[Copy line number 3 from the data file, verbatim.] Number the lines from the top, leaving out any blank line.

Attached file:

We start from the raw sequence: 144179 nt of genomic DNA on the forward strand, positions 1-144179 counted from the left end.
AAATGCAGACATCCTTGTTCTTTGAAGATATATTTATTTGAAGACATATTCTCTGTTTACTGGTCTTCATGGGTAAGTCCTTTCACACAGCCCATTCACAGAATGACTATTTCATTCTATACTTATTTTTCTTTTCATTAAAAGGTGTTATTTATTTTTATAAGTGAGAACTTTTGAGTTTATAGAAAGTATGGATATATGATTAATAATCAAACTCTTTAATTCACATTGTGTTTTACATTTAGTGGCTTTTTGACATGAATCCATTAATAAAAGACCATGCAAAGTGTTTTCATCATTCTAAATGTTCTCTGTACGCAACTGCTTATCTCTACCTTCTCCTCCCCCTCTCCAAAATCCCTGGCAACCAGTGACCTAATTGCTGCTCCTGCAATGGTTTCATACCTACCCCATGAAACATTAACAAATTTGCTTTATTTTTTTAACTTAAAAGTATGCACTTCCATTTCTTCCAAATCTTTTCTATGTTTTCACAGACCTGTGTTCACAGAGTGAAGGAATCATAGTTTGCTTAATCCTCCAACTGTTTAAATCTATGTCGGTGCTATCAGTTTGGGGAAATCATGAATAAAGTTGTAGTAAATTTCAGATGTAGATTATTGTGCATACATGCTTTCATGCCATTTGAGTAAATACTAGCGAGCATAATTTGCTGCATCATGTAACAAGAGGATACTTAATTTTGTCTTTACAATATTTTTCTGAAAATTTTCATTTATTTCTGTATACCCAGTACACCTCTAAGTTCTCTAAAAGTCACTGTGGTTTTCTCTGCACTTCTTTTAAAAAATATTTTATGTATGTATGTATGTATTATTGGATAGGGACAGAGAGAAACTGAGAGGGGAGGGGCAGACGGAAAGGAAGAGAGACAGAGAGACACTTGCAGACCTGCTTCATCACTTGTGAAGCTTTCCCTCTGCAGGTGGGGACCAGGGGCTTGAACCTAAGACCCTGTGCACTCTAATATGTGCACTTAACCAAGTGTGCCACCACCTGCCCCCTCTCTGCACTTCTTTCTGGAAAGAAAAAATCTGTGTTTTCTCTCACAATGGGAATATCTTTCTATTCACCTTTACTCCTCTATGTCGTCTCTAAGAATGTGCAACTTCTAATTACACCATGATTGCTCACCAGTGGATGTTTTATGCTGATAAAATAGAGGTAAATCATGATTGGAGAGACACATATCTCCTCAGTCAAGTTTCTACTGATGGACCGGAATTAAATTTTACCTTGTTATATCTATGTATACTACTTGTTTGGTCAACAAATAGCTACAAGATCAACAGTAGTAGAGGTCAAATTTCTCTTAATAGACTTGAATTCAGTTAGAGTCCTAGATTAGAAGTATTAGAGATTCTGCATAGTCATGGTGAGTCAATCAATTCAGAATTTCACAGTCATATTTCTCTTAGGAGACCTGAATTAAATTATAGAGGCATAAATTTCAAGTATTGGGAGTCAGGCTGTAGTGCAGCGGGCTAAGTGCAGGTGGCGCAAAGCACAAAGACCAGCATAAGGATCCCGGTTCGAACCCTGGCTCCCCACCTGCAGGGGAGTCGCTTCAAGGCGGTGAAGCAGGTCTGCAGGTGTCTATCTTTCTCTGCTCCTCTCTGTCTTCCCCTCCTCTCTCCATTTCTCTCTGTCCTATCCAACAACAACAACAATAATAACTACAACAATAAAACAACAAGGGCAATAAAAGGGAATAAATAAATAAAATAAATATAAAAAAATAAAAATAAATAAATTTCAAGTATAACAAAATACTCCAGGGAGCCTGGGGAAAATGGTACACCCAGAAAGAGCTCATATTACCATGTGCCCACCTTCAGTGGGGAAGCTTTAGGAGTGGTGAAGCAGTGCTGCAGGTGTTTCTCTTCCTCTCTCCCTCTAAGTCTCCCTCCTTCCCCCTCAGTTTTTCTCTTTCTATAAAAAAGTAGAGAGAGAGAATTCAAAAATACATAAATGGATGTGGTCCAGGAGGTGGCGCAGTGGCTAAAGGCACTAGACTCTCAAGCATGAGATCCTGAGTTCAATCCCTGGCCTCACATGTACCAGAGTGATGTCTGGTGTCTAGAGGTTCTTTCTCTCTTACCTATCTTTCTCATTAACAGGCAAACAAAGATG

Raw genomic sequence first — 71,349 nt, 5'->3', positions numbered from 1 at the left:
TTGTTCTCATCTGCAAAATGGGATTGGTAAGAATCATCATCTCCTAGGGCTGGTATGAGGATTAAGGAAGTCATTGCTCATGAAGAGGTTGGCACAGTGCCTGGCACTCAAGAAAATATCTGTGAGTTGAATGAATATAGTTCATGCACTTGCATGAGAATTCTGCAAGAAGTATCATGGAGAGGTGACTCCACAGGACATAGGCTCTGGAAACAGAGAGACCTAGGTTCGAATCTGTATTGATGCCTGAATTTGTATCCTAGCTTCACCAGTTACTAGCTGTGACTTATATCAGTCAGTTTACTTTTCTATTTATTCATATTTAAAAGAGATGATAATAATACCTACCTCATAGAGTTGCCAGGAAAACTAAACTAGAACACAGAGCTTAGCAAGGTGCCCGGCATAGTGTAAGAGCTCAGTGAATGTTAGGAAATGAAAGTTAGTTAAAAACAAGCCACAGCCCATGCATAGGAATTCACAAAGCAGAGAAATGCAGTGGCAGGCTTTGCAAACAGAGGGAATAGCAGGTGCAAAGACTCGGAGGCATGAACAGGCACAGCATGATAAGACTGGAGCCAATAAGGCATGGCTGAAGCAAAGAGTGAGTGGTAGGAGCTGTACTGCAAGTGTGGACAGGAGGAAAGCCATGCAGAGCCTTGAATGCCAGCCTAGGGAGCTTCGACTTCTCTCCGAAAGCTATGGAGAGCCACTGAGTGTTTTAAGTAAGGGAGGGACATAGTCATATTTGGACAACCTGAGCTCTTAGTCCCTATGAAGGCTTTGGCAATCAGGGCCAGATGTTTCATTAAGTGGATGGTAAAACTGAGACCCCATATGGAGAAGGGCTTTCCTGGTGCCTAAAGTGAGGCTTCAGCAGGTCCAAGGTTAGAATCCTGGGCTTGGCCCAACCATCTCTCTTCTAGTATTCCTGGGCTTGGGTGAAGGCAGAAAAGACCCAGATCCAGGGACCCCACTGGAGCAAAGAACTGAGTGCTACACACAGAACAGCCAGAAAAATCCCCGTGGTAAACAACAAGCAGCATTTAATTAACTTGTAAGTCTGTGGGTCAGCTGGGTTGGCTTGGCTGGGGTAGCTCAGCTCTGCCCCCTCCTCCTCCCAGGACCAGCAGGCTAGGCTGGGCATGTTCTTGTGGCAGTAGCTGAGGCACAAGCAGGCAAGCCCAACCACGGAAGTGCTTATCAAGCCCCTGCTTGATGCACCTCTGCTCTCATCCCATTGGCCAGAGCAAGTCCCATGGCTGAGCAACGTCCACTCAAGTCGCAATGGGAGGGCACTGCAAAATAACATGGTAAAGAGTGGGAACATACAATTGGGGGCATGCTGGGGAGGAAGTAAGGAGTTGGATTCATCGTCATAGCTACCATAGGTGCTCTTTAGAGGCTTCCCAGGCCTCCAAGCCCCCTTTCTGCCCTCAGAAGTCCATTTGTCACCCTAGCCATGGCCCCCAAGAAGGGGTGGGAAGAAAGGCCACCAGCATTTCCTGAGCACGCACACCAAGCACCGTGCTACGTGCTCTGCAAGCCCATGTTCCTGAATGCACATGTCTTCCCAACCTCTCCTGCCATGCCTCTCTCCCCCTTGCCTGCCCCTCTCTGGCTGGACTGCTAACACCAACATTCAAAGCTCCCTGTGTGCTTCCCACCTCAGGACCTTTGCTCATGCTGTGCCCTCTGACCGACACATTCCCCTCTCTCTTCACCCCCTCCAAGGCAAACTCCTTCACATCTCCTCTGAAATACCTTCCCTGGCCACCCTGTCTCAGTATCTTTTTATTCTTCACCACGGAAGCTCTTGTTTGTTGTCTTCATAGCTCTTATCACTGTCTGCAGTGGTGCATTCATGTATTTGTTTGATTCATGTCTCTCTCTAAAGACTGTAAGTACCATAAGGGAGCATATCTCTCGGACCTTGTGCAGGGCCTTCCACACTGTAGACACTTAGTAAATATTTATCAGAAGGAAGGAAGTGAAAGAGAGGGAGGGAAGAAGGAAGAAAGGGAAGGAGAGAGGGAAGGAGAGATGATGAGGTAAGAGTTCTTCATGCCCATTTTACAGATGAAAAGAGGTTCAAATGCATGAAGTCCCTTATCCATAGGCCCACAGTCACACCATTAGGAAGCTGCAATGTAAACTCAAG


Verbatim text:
Raw genomic sequence first — 71,349 nt, 5'->3', positions numbered from 1 at the left: